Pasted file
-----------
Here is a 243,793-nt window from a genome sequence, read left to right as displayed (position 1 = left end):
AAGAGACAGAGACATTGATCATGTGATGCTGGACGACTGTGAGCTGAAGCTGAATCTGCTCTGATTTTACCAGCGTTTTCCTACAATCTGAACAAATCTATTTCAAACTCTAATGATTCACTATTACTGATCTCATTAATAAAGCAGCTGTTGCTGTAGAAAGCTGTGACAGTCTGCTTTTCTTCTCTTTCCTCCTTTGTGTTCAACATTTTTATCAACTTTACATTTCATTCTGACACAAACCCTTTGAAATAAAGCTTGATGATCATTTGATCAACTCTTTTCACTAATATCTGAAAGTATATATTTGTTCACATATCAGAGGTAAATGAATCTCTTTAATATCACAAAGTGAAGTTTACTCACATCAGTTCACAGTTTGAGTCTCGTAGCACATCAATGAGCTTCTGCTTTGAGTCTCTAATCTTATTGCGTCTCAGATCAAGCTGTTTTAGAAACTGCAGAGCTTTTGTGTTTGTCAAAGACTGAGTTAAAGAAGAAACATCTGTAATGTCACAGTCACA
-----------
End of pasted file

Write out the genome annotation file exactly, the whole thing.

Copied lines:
Here is a 243,793-nt window from a genome sequence, read left to right as displayed (position 1 = left end):
AAGAGACAGAGACATTGATCATGTGATGCTGGACGACTGTGAGCTGAAGCTGAATCTGCTCTGATTTTACCAGCGTTTTCCTACAATCTGAACAAATCTATTTCAAACTCTAATGATTCACTATTACTGATCTCATTAATAAAGCAGCTGTTGCTGTAGAAAGCTGTGACAGTCTGCTTTTCTTCTCTTTCCTCCTTTGTGTTCAACATTTTTATCAACTTTACATTTCATTCTGACACAAACCCTTTGAAATAAAGCTTGATGATCATTTGATCAACTCTTTTCACTAATATCTGAAAGTATATATTTGTTCACATATCAGAGGTAAATGAATCTCTTTAATATCACAAAGTGAAGTTTACTCACATCAGTTCACAGTTTGAGTCTCGTAGCACATCAATGAGCTTCTGCTTTGAGTCTCTAATCTTATTGCGTCTCAGATCAAGCTGTTTTAGAAACTGCAGAGCTTTTGTGTTTGTCAAAGACTGAGTTAAAGAAGAAACATCTGTAATGTCACAGTCACA